Franklin D. Roosevelt saw nothing amiss in using his presidential powers to attempt to ‘reorganise’ the American Supreme Court when it consistently dealt death blows to many of the legislations brought in under the rubric of the New Deal. The pendency of cases before the Supreme Court was at that time cited as the ostensible reason for the ‘reorganisation’ plans. In pursuance of the same, Senators William H. King and Warren Austin called upon Chief Justice Charles Evans Hughes to appear as a witness in the Senate hearing and to outline the court’s ability to deal with its docket. Chief Justice Hughes refused, and instead sent a note which ultimately played an important role in thwarting the President’s plan to reorganise the court.

An institution which on a daily basis hauls up several other bodies for defects and deficiencies must place itself well above criticism of any nature. It is only such an unassailable stature that can add to its effective functioning.

A reasoned solution In considering the issues posed by the Supreme Court to it, the Central government has a rich repository of information which it must refer to in order to reach a well-reasoned decision. The 229th report of the Law Commission of India delved into this problem in depth and came up with the suggestion of retaining the New Delhi bench of the Supreme Court as a Constitutional Court and the establishment of Cassation Benches of the Supreme Court in the four regions at New Delhi, Chennai/Hyderabad, Kolkata and Mumbai. The 2009 report pointed out that since Article 130 of the Constitution provides that “the Supreme Court shall sit in Delhi or such other place or places as the Chief Justice of India may with the approval of the President, from time to time, appoint”, the creation of Cassation Benches of the Supreme Court would require no constitutional amendment. It also pointed out how this basic model with appropriate variations has worked very successfully in countries such as Italy, Egypt, Ireland, the U.S. and Denmark.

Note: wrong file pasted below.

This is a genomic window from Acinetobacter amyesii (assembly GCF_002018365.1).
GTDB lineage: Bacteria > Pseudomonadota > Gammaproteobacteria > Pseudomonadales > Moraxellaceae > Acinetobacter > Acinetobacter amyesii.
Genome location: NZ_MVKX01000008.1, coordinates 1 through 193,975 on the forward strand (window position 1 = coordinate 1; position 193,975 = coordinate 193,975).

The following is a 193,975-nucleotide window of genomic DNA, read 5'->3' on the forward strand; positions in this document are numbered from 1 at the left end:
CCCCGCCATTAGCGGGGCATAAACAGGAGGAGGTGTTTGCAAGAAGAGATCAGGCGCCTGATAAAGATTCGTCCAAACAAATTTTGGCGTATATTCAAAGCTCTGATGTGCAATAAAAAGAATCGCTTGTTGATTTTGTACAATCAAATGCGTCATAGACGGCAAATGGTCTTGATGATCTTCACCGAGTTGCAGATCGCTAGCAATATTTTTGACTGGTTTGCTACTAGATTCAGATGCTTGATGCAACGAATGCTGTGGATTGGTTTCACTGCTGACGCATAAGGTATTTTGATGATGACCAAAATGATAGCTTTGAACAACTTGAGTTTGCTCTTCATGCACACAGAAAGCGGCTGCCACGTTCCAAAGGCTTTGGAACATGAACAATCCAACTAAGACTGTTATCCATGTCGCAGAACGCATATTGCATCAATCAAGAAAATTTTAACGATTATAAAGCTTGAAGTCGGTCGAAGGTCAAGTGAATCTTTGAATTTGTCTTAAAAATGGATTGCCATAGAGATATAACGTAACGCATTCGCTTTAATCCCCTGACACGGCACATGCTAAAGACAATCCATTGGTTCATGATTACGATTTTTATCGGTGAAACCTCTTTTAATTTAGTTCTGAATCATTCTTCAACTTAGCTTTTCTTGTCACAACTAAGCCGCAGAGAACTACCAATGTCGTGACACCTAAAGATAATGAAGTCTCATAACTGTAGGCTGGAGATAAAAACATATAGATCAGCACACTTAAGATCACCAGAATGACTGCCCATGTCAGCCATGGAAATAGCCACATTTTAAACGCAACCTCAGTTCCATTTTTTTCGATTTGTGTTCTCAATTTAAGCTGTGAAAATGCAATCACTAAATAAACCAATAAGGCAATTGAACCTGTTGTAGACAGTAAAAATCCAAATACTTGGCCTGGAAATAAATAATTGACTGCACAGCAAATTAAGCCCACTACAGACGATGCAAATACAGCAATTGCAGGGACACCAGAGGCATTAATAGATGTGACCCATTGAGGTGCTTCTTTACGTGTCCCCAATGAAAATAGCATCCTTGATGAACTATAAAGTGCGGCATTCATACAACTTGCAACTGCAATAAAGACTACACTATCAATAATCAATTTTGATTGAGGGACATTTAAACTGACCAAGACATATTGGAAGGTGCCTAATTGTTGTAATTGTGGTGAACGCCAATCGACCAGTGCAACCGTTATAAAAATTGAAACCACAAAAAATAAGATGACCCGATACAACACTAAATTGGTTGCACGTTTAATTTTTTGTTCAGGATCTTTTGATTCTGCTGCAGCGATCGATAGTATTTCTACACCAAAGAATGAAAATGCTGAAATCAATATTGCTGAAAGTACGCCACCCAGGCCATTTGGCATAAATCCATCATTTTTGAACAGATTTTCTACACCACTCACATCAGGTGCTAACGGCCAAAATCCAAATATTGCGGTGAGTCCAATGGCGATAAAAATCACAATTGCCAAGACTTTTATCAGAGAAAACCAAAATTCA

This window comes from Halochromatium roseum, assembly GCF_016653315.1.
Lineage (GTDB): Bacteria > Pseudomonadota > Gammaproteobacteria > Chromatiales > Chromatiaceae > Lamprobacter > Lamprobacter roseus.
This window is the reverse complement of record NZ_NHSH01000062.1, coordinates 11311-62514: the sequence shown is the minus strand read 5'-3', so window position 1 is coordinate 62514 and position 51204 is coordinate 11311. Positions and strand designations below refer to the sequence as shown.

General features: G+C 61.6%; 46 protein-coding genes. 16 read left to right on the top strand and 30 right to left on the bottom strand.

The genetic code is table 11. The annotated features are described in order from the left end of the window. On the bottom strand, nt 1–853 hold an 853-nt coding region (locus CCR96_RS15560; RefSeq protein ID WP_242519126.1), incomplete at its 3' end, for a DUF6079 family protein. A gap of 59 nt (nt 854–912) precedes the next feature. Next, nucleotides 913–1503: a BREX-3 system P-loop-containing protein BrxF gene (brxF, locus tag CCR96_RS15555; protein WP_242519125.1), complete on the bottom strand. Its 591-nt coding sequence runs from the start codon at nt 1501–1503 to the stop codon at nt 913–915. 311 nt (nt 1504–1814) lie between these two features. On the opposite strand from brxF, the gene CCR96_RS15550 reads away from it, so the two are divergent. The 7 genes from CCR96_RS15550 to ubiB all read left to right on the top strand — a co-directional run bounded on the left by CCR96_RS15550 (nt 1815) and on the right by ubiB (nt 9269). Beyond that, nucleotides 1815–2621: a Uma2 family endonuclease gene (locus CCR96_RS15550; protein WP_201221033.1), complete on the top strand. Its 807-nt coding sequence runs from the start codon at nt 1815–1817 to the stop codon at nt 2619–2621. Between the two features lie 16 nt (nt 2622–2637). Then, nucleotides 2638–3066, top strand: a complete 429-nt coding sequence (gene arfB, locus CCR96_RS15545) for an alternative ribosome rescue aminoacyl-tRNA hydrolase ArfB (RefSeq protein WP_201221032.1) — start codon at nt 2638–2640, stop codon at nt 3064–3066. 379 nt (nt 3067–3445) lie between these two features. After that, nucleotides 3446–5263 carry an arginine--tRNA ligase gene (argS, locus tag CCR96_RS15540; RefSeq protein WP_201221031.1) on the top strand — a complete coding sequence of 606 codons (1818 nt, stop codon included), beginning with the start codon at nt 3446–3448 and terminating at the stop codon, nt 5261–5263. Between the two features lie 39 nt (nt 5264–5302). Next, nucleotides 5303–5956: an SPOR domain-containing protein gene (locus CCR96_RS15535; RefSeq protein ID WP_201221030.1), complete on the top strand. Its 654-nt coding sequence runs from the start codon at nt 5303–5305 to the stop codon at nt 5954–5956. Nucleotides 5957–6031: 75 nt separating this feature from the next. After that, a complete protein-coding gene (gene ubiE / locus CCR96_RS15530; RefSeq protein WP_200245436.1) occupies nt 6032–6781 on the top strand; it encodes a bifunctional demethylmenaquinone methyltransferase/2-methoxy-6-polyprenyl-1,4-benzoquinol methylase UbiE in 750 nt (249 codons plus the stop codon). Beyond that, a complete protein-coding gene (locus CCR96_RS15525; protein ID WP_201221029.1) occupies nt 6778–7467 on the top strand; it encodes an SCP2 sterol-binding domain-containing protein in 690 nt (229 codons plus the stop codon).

In coming to its conclusions and recommendations the report had also made extensive reference to the 95th report of the Law Commission titled “Constitutional Division within the Supreme Court — A proposal for”; the 125th Law Commission report titled “The Supreme Court — A Fresh Look”; reports of the parliamentary standing committee on personnel, public grievances, law and justice as also the 120th report of the Law Commission on “Manpower planning in judiciary”.

In addition to the above, Mr. Robinson’s report referred to earlier is also available to guide the deliberations of the government.

The Supreme Court has earlier rejected suggestions to have benches of the Supreme Court in other parts of the country. Given this fact, it is imperative we look at other options to the problem and seriously debate the possibilities. The solution may not even be the National Court of Appeal but a completely different idea which emerges during the course of deliberations and is found acceptable to the government, the Supreme Court and the stakeholders. It is, however, important that whatever may be the consensus, it must find a solution to the problems mentioned earlier.

As the saying goes, if we do not do something because it has never been done before, we will go nowhere. The law will stagnate while society advances, which is not good for both.

N.L. Rajah is a senior advocate of the Madras High Court.